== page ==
As a result, the discarded produce ends up in landfills or fed to animals on farms. FoodFund offers a way to get the imperfect-but-perfectly good produce into the hands of consumers while offering an additional revenue stream to local farmers. Currently in South-Western Ontario, the business is looking to expand the subscription-based service to more cities. Consumers can order up boxes – and even customize them based on what’s available each season.

Ojha is a final year business student at Western University in the Ivey Program. He started FoodFund after his first year at Western when one of his mentors encouraged him to take a leap with his idea – the concept took off. We had a chance to speak with Ojha minutes after he won this year’s TELUS Pitch.

 

How and where did you submit your elevator pitch?

Ojha: Interesting story, I saw an ad on YouTube about this competition and I remember messaging my cousin about it who is the operations lead on the business. I said to him “Hey, $100,000 can really change our business” and thought why not? For some reason I put it off until the very last day and actually got my submission in right on time. It was a busy time as I was just wrapping up my third year at Ivey and I had a couple of conferences out west. I just jumped in.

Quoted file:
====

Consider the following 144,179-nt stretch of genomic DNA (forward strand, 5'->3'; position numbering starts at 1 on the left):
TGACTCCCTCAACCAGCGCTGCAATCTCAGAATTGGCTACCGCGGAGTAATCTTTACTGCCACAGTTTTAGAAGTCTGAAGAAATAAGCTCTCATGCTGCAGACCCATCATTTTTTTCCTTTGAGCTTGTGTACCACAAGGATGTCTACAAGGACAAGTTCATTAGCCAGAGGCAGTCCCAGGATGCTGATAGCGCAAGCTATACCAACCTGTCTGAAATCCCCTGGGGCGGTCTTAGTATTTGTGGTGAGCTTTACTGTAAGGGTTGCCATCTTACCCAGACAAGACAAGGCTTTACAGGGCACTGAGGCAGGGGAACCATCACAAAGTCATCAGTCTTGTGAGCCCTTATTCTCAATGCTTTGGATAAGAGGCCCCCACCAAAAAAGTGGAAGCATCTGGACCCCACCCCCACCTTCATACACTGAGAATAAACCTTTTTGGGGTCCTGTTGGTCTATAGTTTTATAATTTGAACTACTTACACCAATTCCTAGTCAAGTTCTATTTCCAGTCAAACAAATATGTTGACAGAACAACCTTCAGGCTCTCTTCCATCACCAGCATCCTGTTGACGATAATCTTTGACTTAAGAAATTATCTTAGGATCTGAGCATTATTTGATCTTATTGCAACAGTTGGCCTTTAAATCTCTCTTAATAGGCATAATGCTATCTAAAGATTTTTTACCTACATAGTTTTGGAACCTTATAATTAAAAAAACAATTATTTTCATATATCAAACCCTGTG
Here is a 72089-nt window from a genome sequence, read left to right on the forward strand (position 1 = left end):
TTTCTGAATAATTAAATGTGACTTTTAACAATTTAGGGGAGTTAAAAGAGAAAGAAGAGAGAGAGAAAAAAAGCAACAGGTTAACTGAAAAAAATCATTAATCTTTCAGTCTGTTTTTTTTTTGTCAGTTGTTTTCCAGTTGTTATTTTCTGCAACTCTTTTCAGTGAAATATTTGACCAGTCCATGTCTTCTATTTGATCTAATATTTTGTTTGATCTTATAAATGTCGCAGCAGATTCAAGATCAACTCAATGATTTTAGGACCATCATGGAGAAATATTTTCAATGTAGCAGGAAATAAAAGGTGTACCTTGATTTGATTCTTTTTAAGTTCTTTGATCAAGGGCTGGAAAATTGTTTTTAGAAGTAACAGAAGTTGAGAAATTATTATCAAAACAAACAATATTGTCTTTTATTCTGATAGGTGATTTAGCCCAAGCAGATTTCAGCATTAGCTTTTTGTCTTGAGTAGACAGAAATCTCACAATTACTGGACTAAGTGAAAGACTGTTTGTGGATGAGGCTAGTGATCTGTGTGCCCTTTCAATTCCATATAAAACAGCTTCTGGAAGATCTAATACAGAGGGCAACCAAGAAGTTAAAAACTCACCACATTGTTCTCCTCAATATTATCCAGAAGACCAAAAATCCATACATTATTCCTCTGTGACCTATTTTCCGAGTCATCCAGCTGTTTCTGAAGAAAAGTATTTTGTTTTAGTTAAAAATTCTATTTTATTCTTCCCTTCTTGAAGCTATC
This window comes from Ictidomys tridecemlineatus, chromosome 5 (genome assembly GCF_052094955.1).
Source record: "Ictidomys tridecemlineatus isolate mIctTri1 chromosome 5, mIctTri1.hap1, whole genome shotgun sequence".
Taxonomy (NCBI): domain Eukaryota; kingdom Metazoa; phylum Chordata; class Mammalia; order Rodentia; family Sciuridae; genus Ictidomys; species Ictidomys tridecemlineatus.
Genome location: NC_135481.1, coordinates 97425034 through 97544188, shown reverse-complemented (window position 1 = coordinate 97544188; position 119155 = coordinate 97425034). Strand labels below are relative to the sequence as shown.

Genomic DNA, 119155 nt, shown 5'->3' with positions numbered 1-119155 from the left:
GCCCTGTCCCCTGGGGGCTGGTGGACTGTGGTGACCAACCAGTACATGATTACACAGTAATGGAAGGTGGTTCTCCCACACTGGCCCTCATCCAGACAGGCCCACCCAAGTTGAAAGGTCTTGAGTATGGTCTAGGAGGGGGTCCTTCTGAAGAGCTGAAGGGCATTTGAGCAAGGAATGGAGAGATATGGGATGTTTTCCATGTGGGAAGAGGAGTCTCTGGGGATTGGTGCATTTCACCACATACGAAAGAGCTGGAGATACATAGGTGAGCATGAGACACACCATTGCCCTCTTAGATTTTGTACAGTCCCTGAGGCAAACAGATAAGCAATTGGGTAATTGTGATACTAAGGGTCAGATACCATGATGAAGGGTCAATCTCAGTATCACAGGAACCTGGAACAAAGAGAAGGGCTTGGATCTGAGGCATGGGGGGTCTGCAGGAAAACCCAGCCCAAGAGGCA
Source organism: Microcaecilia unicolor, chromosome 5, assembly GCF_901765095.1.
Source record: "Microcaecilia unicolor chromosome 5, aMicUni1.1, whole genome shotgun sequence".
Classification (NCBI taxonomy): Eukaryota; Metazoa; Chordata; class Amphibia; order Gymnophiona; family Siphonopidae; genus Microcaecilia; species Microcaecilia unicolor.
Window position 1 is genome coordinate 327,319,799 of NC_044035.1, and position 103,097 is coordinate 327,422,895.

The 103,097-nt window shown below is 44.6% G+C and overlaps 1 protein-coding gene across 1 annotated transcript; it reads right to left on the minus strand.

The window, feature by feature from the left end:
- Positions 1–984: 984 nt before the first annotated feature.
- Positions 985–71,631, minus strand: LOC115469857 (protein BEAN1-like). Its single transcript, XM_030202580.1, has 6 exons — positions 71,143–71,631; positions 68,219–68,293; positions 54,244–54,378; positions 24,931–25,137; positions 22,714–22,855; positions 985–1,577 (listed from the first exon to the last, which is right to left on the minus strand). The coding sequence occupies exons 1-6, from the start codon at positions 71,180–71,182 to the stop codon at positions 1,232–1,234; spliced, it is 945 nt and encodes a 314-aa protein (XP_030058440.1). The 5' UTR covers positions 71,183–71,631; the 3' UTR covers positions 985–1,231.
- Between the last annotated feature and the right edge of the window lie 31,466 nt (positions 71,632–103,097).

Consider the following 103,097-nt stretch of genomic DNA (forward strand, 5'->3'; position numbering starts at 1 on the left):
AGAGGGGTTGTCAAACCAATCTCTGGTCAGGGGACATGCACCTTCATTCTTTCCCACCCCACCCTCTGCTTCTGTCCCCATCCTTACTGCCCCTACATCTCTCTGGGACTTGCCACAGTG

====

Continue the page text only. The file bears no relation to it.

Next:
What went through your mind coming into this final event tonight and hearing all the other finalists?

Ojha: Honestly, it was a bit intimidating. This was the only the second time pitching this business. I always learn from listening to other people that are pitching. There’s so much to learn from their experience whether it’s from their past jobs or if it’s their fourth startup. The value coming into an event like this is amazing.

 

If you could ask Arlene Dickinson ANYTHING?

Ojha: Only one question? I have a billion! She’s in the space that I am in, so I was really excited knowing that coming into this competition. She’s passionate about food, health and wellness. But if I had to ask her one question? I would ask her, ‘how do you maintain focus and manage your time?’ At times, I feel like I have a lot on my plate being in school full-time while trying to balance a business, so I’d love to know that.

 

What advice do you have for future small business pitchers interested in entering this competition?